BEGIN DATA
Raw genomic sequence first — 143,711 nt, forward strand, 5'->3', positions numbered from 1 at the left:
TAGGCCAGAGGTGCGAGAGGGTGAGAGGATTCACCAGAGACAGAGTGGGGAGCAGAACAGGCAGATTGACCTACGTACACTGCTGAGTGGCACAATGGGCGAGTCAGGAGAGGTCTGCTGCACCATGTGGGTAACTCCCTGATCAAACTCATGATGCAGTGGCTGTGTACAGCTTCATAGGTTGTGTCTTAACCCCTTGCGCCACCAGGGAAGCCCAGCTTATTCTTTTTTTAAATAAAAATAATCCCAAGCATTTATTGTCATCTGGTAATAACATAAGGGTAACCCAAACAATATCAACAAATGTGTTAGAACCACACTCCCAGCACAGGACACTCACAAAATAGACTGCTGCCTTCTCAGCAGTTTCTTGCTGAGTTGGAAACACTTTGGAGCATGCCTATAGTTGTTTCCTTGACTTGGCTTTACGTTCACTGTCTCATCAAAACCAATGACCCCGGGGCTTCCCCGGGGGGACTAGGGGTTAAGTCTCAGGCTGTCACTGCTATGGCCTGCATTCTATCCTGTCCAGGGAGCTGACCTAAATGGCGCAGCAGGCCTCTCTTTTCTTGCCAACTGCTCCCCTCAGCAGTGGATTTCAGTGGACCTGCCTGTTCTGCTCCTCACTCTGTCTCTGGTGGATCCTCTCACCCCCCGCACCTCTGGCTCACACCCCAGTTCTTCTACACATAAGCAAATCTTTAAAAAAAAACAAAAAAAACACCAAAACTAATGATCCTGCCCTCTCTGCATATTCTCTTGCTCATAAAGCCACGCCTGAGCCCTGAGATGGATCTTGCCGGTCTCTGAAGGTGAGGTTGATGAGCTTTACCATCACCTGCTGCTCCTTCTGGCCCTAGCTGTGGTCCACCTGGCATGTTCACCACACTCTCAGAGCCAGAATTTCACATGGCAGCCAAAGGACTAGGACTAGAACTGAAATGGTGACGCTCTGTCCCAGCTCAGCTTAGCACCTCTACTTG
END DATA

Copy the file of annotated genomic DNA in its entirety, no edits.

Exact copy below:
Raw genomic sequence first — 143,711 nt, forward strand, 5'->3', positions numbered from 1 at the left:
TAGGCCAGAGGTGCGAGAGGGTGAGAGGATTCACCAGAGACAGAGTGGGGAGCAGAACAGGCAGATTGACCTACGTACACTGCTGAGTGGCACAATGGGCGAGTCAGGAGAGGTCTGCTGCACCATGTGGGTAACTCCCTGATCAAACTCATGATGCAGTGGCTGTGTACAGCTTCATAGGTTGTGTCTTAACCCCTTGCGCCACCAGGGAAGCCCAGCTTATTCTTTTTTTAAATAAAAATAATCCCAAGCATTTATTGTCATCTGGTAATAACATAAGGGTAACCCAAACAATATCAACAAATGTGTTAGAACCACACTCCCAGCACAGGACACTCACAAAATAGACTGCTGCCTTCTCAGCAGTTTCTTGCTGAGTTGGAAACACTTTGGAGCATGCCTATAGTTGTTTCCTTGACTTGGCTTTACGTTCACTGTCTCATCAAAACCAATGACCCCGGGGCTTCCCCGGGGGGACTAGGGGTTAAGTCTCAGGCTGTCACTGCTATGGCCTGCATTCTATCCTGTCCAGGGAGCTGACCTAAATGGCGCAGCAGGCCTCTCTTTTCTTGCCAACTGCTCCCCTCAGCAGTGGATTTCAGTGGACCTGCCTGTTCTGCTCCTCACTCTGTCTCTGGTGGATCCTCTCACCCCCCGCACCTCTGGCTCACACCCCAGTTCTTCTACACATAAGCAAATCTTTAAAAAAAAACAAAAAAAACACCAAAACTAATGATCCTGCCCTCTCTGCATATTCTCTTGCTCATAAAGCCACGCCTGAGCCCTGAGATGGATCTTGCCGGTCTCTGAAGGTGAGGTTGATGAGCTTTACCATCACCTGCTGCTCCTTCTGGCCCTAGCTGTGGTCCACCTGGCATGTTCACCACACTCTCAGAGCCAGAATTTCACATGGCAGCCAAAGGACTAGGACTAGAACTGAAATGGTGACGCTCTGTCCCAGCTCAGCTTAGCACCTCTACTTG